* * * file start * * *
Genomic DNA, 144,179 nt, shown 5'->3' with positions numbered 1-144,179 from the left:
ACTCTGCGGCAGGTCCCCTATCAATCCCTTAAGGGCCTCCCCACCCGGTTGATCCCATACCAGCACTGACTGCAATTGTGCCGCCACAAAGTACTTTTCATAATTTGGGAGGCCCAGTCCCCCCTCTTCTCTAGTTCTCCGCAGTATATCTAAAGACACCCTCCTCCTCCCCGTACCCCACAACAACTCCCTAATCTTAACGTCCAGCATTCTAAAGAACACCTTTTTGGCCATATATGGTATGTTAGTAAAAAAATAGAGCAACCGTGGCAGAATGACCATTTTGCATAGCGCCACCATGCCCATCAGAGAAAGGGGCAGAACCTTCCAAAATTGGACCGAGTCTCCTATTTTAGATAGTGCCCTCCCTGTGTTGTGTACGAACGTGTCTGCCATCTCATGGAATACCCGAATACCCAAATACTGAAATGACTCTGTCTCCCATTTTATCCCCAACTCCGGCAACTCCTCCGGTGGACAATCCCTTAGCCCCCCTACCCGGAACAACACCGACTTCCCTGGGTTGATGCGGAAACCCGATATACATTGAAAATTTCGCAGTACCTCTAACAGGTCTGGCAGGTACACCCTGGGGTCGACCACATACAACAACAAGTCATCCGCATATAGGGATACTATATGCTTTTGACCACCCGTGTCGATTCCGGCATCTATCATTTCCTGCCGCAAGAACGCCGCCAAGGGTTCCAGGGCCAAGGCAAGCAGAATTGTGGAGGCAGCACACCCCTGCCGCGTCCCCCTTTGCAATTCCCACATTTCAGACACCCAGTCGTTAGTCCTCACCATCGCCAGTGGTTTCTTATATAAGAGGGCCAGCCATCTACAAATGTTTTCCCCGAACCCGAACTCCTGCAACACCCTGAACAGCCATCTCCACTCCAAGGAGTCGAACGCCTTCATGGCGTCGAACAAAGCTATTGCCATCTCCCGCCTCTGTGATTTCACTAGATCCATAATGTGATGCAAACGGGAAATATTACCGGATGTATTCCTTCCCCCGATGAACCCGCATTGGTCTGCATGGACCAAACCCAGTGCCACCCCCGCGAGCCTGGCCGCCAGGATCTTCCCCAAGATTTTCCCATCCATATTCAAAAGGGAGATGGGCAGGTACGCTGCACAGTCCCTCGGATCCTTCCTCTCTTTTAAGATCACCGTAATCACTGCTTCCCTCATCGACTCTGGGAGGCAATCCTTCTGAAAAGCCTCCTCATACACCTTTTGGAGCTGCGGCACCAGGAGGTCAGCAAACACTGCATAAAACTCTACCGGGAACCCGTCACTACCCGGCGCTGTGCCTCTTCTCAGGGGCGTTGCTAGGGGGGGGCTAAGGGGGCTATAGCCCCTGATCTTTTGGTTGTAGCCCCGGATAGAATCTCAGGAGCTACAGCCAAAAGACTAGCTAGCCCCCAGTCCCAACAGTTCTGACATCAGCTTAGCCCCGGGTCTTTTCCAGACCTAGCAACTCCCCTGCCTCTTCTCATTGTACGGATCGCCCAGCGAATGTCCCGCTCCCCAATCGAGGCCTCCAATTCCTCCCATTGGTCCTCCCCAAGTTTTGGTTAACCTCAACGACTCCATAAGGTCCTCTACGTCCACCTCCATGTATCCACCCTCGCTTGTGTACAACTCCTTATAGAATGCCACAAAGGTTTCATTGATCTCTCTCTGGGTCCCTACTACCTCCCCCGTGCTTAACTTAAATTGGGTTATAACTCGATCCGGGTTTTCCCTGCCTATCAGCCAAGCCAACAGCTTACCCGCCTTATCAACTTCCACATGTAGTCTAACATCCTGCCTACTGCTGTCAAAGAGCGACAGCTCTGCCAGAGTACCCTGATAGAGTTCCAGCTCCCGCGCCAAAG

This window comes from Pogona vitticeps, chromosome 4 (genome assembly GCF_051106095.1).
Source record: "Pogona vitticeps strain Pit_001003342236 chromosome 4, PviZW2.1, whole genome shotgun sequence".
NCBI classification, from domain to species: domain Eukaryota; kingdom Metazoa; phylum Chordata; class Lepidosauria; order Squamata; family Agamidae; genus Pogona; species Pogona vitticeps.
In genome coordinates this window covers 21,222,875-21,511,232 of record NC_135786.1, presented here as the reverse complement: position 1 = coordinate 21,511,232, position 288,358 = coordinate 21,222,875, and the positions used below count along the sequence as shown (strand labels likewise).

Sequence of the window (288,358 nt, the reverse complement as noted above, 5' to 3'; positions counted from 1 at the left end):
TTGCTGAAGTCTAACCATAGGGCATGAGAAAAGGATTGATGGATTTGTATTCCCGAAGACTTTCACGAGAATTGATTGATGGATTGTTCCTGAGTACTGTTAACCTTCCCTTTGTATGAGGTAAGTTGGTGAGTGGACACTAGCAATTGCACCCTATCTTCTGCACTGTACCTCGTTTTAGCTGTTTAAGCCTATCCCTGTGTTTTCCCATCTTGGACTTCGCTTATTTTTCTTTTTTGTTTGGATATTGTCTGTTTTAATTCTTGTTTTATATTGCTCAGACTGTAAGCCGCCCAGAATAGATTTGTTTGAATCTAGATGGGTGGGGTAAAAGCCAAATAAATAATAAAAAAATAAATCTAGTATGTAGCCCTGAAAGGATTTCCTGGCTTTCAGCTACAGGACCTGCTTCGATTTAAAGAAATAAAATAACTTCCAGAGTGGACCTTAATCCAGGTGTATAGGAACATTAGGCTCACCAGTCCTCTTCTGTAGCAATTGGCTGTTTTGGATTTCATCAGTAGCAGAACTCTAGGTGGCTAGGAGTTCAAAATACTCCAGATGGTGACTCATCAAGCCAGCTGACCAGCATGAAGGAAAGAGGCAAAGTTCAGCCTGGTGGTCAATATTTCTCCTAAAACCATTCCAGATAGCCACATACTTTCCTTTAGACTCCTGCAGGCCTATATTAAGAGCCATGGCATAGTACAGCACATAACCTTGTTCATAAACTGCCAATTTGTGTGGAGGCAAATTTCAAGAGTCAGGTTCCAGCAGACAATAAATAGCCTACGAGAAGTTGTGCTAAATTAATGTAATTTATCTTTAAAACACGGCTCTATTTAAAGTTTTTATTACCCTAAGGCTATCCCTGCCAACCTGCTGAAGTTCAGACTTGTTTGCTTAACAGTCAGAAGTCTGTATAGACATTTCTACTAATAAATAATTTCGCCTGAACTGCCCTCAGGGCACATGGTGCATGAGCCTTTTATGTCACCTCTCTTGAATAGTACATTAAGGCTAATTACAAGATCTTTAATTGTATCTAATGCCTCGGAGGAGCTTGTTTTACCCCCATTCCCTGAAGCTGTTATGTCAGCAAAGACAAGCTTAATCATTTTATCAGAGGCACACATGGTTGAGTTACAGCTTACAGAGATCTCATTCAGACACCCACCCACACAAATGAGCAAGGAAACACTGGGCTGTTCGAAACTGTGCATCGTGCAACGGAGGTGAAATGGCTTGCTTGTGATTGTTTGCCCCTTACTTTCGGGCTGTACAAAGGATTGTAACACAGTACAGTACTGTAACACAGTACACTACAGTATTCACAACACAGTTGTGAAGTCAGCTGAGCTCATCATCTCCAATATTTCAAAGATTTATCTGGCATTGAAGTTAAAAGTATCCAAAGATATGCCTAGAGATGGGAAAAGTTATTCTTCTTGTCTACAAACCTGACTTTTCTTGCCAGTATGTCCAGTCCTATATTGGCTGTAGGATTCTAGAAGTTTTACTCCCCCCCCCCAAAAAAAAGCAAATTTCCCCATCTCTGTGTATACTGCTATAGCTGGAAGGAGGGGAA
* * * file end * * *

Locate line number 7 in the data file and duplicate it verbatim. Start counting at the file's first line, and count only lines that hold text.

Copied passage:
Sequence of the window (288,358 nt, the reverse complement as noted above, 5' to 3'; positions counted from 1 at the left end):